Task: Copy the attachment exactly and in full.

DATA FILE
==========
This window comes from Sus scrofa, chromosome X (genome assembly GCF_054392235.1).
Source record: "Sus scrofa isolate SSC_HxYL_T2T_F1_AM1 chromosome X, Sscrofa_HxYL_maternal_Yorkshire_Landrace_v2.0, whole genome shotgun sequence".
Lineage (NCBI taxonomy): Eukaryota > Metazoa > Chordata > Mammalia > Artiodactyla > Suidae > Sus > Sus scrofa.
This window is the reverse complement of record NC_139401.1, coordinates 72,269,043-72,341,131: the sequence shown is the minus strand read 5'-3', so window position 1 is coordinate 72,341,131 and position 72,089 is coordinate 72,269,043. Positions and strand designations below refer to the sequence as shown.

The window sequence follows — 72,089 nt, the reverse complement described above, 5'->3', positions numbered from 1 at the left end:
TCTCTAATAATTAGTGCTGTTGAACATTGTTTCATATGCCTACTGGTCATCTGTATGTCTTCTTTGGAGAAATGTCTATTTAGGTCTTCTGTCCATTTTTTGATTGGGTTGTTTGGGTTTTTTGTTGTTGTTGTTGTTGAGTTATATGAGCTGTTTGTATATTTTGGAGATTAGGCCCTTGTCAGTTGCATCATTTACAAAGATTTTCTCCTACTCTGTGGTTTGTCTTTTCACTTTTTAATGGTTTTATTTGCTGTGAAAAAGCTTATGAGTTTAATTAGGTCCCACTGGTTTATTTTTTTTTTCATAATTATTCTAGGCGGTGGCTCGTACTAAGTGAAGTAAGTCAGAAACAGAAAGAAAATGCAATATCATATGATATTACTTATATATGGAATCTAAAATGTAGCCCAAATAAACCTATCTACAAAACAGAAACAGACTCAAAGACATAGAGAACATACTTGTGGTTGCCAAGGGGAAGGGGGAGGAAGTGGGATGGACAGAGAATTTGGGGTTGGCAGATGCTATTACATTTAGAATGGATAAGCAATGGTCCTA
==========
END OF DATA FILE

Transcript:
This window comes from Sus scrofa, chromosome X (genome assembly GCF_054392235.1).
Source record: "Sus scrofa isolate SSC_HxYL_T2T_F1_AM1 chromosome X, Sscrofa_HxYL_maternal_Yorkshire_Landrace_v2.0, whole genome shotgun sequence".
Lineage (NCBI taxonomy): Eukaryota > Metazoa > Chordata > Mammalia > Artiodactyla > Suidae > Sus > Sus scrofa.
This window is the reverse complement of record NC_139401.1, coordinates 72,269,043-72,341,131: the sequence shown is the minus strand read 5'-3', so window position 1 is coordinate 72,341,131 and position 72,089 is coordinate 72,269,043. Positions and strand designations below refer to the sequence as shown.

The window sequence follows — 72,089 nt, the reverse complement described above, 5'->3', positions numbered from 1 at the left end:
TCTCTAATAATTAGTGCTGTTGAACATTGTTTCATATGCCTACTGGTCATCTGTATGTCTTCTTTGGAGAAATGTCTATTTAGGTCTTCTGTCCATTTTTTGATTGGGTTGTTTGGGTTTTTTGTTGTTGTTGTTGTTGAGTTATATGAGCTGTTTGTATATTTTGGAGATTAGGCCCTTGTCAGTTGCATCATTTACAAAGATTTTCTCCTACTCTGTGGTTTGTCTTTTCACTTTTTAATGGTTTTATTTGCTGTGAAAAAGCTTATGAGTTTAATTAGGTCCCACTGGTTTATTTTTTTTTTCATAATTATTCTAGGCGGTGGCTCGTACTAAGTGAAGTAAGTCAGAAACAGAAAGAAAATGCAATATCATATGATATTACTTATATATGGAATCTAAAATGTAGCCCAAATAAACCTATCTACAAAACAGAAACAGACTCAAAGACATAGAGAACATACTTGTGGTTGCCAAGGGGAAGGGGGAGGAAGTGGGATGGACAGAGAATTTGGGGTTGGCAGATGCTATTACATTTAGAATGGATAAGCAATGGTCCTA